Oil Paintings of Florida


John Sterpe


Swept Away    page 5

 Harold said later he was amazed how fast you could start a fire with half a pint of white gas. Sitting by a fire sounded good but when it was ready, we opted to stay right where we were. My shirt was wet again and I had nothing else to put on. It seemed like it was getting colder outside. My next concern was that we were going to freeze the next morning when we had to get out of the tent. By 6AM the rain had pretty much stopped and we were ready to get out of that tent. When we emerged from the tent and looked out over the bayou, we just stood there and sort of blinked a few times. The place looked like a yard sale. All of the camping gear had been washed up into the mangroves. I could see my half-submerged tent about 75 yards down the creek that ran to the left of the bayou. The tide had gone out so far, there was very little water remaining. Dry bags and coolers were hanging from the trees everywhere.

Everyone was concerned primarily with finding their keys and wallets. A couple of us grabbed
kayaks and started ferrying stuff back over to the campsite. Each time we stepped on the sand, we'd sink up to our knees in the muck. The no-see-ums were so bad, I could hardly stand it. They were all in my eyes and ears and were biting the hell out of me. I dragged my tent onto a sandbar. It was too heavy to manage so I unzipped the door and started hauling the stuff out of it. Everything was there, even my earrings that I had laid on the floor of the tent. If I had known that my tent was only going that far, I wouldn't have risked drowning trying to save it. Next time, I'll remember that.
Katie had found her tent and was trying to locate the essentials. She even found the socks that
Aunt Pearl had made for her. Everything that had been in the tents was still there. It was just all wet and a big mess. Everyone would just call out when they found something of great importance.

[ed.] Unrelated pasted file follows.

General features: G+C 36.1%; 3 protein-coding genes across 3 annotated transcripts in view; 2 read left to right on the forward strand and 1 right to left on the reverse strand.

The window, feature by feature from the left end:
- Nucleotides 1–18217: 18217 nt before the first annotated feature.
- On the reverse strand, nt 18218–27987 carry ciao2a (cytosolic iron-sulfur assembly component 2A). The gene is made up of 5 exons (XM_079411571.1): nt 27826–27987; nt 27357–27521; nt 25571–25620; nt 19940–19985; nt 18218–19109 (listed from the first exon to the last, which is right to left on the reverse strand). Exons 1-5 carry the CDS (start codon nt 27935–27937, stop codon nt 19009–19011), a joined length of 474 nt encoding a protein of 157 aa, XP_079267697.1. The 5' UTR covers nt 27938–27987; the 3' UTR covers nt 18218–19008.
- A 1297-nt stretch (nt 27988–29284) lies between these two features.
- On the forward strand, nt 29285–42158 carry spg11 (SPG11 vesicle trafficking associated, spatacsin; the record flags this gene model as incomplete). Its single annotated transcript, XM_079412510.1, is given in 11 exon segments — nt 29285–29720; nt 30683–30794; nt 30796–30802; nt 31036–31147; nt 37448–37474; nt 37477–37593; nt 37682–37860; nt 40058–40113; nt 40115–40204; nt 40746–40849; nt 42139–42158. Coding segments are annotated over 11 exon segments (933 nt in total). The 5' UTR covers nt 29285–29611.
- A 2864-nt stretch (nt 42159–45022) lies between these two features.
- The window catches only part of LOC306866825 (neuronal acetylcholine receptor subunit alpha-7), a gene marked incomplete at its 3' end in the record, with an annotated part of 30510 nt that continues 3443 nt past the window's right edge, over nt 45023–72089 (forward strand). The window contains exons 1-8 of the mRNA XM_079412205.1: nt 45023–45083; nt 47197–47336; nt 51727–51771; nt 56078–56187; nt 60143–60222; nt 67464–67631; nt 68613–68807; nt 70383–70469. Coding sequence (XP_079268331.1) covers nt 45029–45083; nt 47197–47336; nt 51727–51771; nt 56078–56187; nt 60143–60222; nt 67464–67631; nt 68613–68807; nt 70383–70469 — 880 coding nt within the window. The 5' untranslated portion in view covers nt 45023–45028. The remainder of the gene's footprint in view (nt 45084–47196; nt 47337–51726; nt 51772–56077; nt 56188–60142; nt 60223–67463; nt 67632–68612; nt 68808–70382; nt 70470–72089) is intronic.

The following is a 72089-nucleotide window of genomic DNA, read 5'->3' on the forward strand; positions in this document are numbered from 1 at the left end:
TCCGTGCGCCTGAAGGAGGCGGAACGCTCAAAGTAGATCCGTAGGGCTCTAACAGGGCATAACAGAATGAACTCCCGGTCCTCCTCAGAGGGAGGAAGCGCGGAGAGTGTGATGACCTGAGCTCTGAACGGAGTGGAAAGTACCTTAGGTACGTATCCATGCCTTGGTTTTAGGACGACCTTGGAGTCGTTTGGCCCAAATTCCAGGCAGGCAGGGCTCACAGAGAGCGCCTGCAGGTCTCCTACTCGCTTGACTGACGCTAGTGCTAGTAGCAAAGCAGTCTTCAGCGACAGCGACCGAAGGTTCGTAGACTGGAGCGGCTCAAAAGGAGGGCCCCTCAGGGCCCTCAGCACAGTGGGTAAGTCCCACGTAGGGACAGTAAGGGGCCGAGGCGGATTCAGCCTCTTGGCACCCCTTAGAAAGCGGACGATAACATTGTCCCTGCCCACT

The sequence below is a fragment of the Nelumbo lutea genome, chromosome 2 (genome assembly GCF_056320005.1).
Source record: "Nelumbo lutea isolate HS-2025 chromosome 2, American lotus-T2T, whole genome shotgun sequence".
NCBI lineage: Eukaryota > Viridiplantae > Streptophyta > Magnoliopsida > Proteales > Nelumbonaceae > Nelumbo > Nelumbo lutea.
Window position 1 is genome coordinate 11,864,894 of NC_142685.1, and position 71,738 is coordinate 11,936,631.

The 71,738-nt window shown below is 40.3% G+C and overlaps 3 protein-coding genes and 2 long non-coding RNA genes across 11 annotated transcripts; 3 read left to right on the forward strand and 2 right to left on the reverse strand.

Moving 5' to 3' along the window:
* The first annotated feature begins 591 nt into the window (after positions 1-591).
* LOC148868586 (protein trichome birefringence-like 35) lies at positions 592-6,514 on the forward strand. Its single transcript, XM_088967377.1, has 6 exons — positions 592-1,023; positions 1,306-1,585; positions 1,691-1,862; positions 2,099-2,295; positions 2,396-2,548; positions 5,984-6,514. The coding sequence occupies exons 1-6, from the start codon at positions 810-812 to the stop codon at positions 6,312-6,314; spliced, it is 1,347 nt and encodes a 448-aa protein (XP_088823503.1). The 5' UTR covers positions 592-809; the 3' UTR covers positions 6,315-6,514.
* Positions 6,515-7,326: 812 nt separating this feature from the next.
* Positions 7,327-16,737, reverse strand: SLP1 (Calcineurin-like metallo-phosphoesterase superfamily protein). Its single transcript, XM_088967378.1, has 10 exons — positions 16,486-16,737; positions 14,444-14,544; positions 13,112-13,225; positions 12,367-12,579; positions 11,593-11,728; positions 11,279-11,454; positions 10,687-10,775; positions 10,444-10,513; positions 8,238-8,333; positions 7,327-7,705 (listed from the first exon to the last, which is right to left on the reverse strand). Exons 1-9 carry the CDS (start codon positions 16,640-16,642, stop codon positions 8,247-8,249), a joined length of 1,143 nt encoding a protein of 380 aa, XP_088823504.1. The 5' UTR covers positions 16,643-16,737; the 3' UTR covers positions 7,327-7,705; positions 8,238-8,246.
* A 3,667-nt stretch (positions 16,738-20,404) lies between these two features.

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Although everyone was dead tired, we paddled back to Goodland as fast as we could. There was still a fair amount of residual adrenaline circulating. We arrived at the parking lot where we had launched around 2 PM. The lot was full of people who were attending the weekly migration to Stan's. This is a beach bar across the street that attracts a little bit of everything. We didn't even stand out despite our appearance. In fact, Stan's was almost a more surreal experience than our night in the storm. I really didn't know the national anthem had that many verses. And ....a fashion show?
When it was all said and done, I felt like maybe we could have avoided this near disaster. We
had a marine radio so why didn't we know what was going on? Why hadn't we listened to the radio more carefully?
The people I have told this story to are sort of evenly divided into two camps. One camp says
they would have gotten out of there and asked why we hadn't listened to the radio more carefully. People in the other camp just sort of shrug and pay little attention to the whole matter. They're more interested in the outcome, not the details. Some, I think, were sorry to have missed it. By the time we knew there was a problem, it was already dark. Packing up and setting out in the dark was not an option. And, as it turns out, Harold had been listening to the radio off and on all day. This storm just came out of nowhere and burgeoned, as is the nature of storms, I guess. If it had not been a full moon, and if the storm had not reached its full fury right at high tide, this would have just been a nuisance.
As it turns out, the persistent memory of that weekend is that awesome full moon rising from
behind the mangroves and the wonderful company. I sure I'm in that second camp and this was a great adventure! Happy New Year! 1999

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